Chasing Maturity

February 27, 2018

Young Aadira,

 

Remember when people used to say you were mature for your age? You were graciously christened with this diminutive title by the adults in your life because of your slightly advanced vocabulary, voracious reading habits and your wild imagination. Unfortunately, instead of encouraging your intellect, this idea of being wise beyond your years made you try and grow up a little faster than life had intended. Flash forward to five years later and here I am, asking for a way to redo everything at a slower pace.

So, here’s my piece of advice for now: slow down. Absorb each moment. Write in your diary and fondly recount each day before you sleep. Wake up 10 minutes earlier and stroll to the bus stop instead of sprinting in haste. Spend time with your parents while your hormones aren’t too uncontrollable and force you to pick fights with them. Just be present in the Now.

Maybe you’ve been trying to overcompensate intellectually for being a late bloomer. You chase this idea of maturity and growth, but what you fail to realise is that growth is inevitable. Maturity is derived from human experience, but if you fail to experience the simplicity of moments that encompass and embrace you, you fail to attain it. Nevertheless, you grow. You grow, and you realise the importance of such experiences eventually, even if it’s five years later than you should have.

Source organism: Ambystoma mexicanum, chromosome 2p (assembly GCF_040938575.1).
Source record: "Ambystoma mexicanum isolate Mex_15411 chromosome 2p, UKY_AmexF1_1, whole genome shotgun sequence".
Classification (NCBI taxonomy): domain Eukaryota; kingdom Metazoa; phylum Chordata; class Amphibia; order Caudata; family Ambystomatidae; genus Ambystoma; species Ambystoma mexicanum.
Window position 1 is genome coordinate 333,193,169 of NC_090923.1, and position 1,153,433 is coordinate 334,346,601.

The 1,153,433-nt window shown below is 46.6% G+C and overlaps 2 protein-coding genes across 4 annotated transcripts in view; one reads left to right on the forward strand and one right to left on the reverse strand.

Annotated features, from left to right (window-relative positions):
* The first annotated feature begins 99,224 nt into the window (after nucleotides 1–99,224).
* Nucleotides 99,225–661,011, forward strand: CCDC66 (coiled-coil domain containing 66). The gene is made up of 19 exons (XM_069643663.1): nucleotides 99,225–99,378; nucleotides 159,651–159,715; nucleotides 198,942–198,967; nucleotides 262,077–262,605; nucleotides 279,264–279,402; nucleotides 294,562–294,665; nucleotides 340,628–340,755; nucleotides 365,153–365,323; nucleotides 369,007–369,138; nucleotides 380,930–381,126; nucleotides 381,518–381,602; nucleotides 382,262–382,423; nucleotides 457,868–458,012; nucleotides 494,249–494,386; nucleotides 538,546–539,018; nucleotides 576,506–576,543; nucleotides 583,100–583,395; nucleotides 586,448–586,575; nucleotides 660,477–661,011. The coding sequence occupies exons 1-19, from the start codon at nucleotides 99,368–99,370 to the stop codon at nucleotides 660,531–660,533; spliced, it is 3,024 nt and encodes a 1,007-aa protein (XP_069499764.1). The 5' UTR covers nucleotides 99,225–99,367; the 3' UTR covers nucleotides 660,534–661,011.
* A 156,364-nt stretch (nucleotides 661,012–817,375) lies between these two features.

So, Aadira, let go of your expectations and unfair standards. Embrace the world around you and shift your focus, from being better in comparison to other people of your age, to cultivating the quality of your life experiences. Reject the external validation that the world encourages you to be seeking. And the next time someone tells you that you’re mature for your age, tell them that your age doesn’t define your maturity.

Perhaps you wish to ask the question: am I mature for my age now, at seventeen? The truth is that I don’t know; by becoming aware of simple experience, I have become unbothered by the idea of attaining maturity itself. I still have my baby face, and I definitely still enjoy creating my imaginary worlds. It is therefore possible that I am not, in fact, mature for my age. I’m still the same as I was five years ago in many ways; but have I grown since I rejected the idea?

Arguably, more than before.

Love,

You, just a little bit older.

 

 

 

 

 

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